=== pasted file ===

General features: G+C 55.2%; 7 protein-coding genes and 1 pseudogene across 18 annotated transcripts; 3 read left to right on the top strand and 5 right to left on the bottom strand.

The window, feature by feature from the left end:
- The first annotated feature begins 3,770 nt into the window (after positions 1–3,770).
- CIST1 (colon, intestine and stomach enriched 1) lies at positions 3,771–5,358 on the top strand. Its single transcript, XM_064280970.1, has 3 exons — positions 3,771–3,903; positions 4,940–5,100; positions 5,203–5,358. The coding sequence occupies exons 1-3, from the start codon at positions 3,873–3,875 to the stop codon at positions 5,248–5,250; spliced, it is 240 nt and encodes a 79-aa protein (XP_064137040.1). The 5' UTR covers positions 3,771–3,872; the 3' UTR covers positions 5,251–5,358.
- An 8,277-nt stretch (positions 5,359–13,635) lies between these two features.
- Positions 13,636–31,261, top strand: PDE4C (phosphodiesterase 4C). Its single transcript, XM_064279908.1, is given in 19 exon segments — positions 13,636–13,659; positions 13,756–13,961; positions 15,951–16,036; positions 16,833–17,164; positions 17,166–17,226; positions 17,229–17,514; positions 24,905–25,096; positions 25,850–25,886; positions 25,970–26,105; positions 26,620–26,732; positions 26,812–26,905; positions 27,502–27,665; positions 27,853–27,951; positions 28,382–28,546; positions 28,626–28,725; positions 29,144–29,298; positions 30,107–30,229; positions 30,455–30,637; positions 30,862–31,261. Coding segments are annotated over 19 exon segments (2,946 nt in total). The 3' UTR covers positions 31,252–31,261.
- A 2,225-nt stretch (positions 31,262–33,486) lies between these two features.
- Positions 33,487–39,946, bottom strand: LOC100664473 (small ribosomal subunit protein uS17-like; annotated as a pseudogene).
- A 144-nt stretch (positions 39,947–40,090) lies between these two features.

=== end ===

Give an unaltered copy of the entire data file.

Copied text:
General features: G+C 55.2%; 7 protein-coding genes and 1 pseudogene across 18 annotated transcripts; 3 read left to right on the top strand and 5 right to left on the bottom strand.

The window, feature by feature from the left end:
- The first annotated feature begins 3,770 nt into the window (after positions 1–3,770).
- CIST1 (colon, intestine and stomach enriched 1) lies at positions 3,771–5,358 on the top strand. Its single transcript, XM_064280970.1, has 3 exons — positions 3,771–3,903; positions 4,940–5,100; positions 5,203–5,358. The coding sequence occupies exons 1-3, from the start codon at positions 3,873–3,875 to the stop codon at positions 5,248–5,250; spliced, it is 240 nt and encodes a 79-aa protein (XP_064137040.1). The 5' UTR covers positions 3,771–3,872; the 3' UTR covers positions 5,251–5,358.
- An 8,277-nt stretch (positions 5,359–13,635) lies between these two features.
- Positions 13,636–31,261, top strand: PDE4C (phosphodiesterase 4C). Its single transcript, XM_064279908.1, is given in 19 exon segments — positions 13,636–13,659; positions 13,756–13,961; positions 15,951–16,036; positions 16,833–17,164; positions 17,166–17,226; positions 17,229–17,514; positions 24,905–25,096; positions 25,850–25,886; positions 25,970–26,105; positions 26,620–26,732; positions 26,812–26,905; positions 27,502–27,665; positions 27,853–27,951; positions 28,382–28,546; positions 28,626–28,725; positions 29,144–29,298; positions 30,107–30,229; positions 30,455–30,637; positions 30,862–31,261. Coding segments are annotated over 19 exon segments (2,946 nt in total). The 3' UTR covers positions 31,252–31,261.
- A 2,225-nt stretch (positions 31,262–33,486) lies between these two features.
- Positions 33,487–39,946, bottom strand: LOC100664473 (small ribosomal subunit protein uS17-like; annotated as a pseudogene).
- A 144-nt stretch (positions 39,947–40,090) lies between these two features.